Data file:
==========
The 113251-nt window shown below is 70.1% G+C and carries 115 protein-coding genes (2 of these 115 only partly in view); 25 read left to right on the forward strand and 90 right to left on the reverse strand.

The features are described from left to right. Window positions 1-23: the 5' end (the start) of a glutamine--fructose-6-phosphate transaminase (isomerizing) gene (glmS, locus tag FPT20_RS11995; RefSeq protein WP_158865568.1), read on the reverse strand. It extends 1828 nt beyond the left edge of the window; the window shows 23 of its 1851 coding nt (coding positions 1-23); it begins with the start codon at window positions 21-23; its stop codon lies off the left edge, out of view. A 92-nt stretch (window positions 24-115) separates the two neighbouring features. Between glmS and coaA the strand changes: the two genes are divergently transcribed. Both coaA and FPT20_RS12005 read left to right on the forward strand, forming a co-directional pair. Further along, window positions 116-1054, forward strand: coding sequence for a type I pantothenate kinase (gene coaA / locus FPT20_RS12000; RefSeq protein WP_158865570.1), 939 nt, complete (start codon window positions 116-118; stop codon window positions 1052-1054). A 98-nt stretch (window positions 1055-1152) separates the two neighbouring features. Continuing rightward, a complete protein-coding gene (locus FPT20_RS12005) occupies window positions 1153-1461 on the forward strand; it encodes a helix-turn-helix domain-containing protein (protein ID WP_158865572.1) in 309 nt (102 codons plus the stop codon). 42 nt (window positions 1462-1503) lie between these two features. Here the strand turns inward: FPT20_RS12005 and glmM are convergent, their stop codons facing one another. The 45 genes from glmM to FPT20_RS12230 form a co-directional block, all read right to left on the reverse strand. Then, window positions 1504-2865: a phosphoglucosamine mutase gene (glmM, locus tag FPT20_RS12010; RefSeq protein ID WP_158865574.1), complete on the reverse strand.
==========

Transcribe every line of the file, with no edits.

The 113251-nt window shown below is 70.1% G+C and carries 115 protein-coding genes (2 of these 115 only partly in view); 25 read left to right on the forward strand and 90 right to left on the reverse strand.

The features are described from left to right. Window positions 1-23: the 5' end (the start) of a glutamine--fructose-6-phosphate transaminase (isomerizing) gene (glmS, locus tag FPT20_RS11995; RefSeq protein WP_158865568.1), read on the reverse strand. It extends 1828 nt beyond the left edge of the window; the window shows 23 of its 1851 coding nt (coding positions 1-23); it begins with the start codon at window positions 21-23; its stop codon lies off the left edge, out of view. A 92-nt stretch (window positions 24-115) separates the two neighbouring features. Between glmS and coaA the strand changes: the two genes are divergently transcribed. Both coaA and FPT20_RS12005 read left to right on the forward strand, forming a co-directional pair. Further along, window positions 116-1054, forward strand: coding sequence for a type I pantothenate kinase (gene coaA / locus FPT20_RS12000; RefSeq protein WP_158865570.1), 939 nt, complete (start codon window positions 116-118; stop codon window positions 1052-1054). A 98-nt stretch (window positions 1055-1152) separates the two neighbouring features. Continuing rightward, a complete protein-coding gene (locus FPT20_RS12005) occupies window positions 1153-1461 on the forward strand; it encodes a helix-turn-helix domain-containing protein (protein ID WP_158865572.1) in 309 nt (102 codons plus the stop codon). 42 nt (window positions 1462-1503) lie between these two features. Here the strand turns inward: FPT20_RS12005 and glmM are convergent, their stop codons facing one another. The 45 genes from glmM to FPT20_RS12230 form a co-directional block, all read right to left on the reverse strand. Then, window positions 1504-2865: a phosphoglucosamine mutase gene (glmM, locus tag FPT20_RS12010; RefSeq protein ID WP_158865574.1), complete on the reverse strand.